TaxConnections


 

Action May Be Needed Before Year-End



Barry Fowler33

Prior to the release of the new regulations dealing with capitalization and repairs, the Internal Revenue Code and regulations provided no specific de minimis amount that could be expensed for business purchases of items with a useful life of greater than one year, although the IRS generally didn’t quibble over the expensing of items costing $100 to $200 or less. This is without regard to the Section 179 expensing provision.

The new regulations now define a de minimis amount, but it is not a specific amount nor is it automatic. To utilize the de minimis safe harbor, business taxpayers must have an accounting procedure in place before the beginning of the tax year that specifies the de minimis safe harbor amount adopted by the business.

If your business has not previously adopted an accounting policy, it may be appropriate to do so before the beginning of your business’s next tax year, which would be January 1, 2016, for calendar year businesses.

In general, a small business, one without an Applicable Financial Statement, can adopt a de minimis safe harbor up to $500.

Without an accounting procedure adopting a de minimis safe harbor, a small business can only expense the cost of items with a life of one year or less and would be required to capitalize (depreciate) all other items regardless of cost (however, these items may be eligible for Section 179 expensing).

If you have questions related to adopting a policy for 2016, please contact this office before year’s end.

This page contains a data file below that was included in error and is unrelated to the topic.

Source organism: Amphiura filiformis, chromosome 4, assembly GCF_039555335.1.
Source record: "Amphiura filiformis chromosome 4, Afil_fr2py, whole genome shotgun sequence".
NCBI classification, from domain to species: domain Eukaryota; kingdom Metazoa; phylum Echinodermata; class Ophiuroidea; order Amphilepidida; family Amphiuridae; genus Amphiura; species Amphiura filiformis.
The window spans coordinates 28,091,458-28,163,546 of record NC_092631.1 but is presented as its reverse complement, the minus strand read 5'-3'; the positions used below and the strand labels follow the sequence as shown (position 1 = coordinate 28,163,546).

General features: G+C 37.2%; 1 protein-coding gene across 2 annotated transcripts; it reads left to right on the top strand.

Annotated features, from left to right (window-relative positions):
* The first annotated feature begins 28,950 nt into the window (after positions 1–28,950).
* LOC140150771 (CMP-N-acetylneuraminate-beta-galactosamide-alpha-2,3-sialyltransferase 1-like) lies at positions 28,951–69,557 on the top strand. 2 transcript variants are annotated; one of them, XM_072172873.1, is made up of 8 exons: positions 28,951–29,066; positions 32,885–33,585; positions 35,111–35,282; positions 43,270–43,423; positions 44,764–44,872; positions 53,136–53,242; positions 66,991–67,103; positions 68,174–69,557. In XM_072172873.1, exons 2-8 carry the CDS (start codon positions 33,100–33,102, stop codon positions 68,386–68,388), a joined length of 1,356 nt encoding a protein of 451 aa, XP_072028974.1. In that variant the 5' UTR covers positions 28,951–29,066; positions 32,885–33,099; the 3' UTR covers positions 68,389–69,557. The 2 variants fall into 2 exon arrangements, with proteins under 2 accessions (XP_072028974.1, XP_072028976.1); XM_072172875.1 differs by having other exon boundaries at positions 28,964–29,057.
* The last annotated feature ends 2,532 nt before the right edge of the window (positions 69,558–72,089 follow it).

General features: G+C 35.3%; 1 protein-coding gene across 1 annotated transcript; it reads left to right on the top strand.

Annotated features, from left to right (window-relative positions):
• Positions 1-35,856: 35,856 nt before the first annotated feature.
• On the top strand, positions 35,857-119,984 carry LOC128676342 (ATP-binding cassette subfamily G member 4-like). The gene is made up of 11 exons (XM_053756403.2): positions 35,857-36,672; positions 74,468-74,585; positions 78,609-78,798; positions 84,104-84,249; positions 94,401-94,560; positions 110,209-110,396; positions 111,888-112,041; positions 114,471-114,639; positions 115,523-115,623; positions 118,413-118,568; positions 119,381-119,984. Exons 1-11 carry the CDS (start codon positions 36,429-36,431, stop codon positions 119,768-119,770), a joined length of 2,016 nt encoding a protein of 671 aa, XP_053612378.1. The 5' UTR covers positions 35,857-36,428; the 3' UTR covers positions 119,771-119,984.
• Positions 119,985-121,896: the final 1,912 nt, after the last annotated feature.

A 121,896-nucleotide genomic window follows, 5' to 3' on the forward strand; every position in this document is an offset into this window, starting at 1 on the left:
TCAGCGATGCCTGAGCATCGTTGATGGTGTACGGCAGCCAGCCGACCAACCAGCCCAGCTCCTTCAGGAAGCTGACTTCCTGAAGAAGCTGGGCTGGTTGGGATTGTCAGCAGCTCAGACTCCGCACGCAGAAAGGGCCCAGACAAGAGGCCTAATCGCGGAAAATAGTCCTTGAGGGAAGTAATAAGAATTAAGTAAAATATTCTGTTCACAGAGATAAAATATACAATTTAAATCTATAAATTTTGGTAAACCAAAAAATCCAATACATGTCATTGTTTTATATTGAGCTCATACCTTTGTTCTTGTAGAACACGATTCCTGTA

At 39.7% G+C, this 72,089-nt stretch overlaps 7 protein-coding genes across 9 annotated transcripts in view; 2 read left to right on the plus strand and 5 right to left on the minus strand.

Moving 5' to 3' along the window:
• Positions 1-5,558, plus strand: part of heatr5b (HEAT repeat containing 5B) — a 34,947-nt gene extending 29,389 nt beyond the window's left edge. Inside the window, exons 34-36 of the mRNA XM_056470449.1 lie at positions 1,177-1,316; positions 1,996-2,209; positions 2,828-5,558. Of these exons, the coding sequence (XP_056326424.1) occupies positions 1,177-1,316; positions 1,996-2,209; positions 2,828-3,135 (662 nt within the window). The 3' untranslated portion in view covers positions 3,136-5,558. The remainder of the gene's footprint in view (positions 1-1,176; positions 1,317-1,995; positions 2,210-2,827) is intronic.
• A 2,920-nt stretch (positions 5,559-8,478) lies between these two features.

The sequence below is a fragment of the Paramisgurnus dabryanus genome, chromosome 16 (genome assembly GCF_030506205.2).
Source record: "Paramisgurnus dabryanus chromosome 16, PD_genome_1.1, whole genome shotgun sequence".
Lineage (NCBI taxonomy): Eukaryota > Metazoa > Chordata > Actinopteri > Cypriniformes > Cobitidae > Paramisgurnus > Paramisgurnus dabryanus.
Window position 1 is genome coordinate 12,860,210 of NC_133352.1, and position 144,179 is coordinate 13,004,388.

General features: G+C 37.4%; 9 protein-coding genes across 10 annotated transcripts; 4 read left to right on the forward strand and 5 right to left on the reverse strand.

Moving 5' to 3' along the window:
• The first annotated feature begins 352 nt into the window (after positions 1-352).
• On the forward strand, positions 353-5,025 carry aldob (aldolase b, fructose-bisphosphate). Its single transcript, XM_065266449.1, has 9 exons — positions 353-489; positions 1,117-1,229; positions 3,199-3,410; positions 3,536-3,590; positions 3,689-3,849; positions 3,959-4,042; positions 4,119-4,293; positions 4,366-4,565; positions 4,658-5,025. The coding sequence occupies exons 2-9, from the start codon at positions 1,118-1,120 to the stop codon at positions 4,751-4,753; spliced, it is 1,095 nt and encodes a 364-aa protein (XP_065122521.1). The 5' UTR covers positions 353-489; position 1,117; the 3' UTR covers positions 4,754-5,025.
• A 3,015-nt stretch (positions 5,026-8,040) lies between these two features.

Original Post By: Barry Fowler

Article Summary:

• New regulations
• Adopting a de minimis policy
• Deadline for adopting a policy for 2016
• Limitations without a de minimis policy

Barry Fowler is licensed to represent taxpayers before the Internal Revenue Service (IRS) and is a longstanding member of several tax industry professional organizations including the National Association of Enrolled Agents (NAEA), National Association of Tax Preparers (NATP), Texas Society of Enrolled Agents (TSEA), and the American Society of Tax Problem Solvers (ASTPS). With experience in the tax and finance industry spanning over twenty years, Fowler’s expertise includes tax resolution, personal financial planning, tax return preparation, financial statements, and general ledger bookkeeping. He has been instrumental in helping hundreds of people resolve complex tax issues with the IRS.

Leave a Reply

Your email address will not be published. Required fields are marked *

six − 2 =

TaxConnections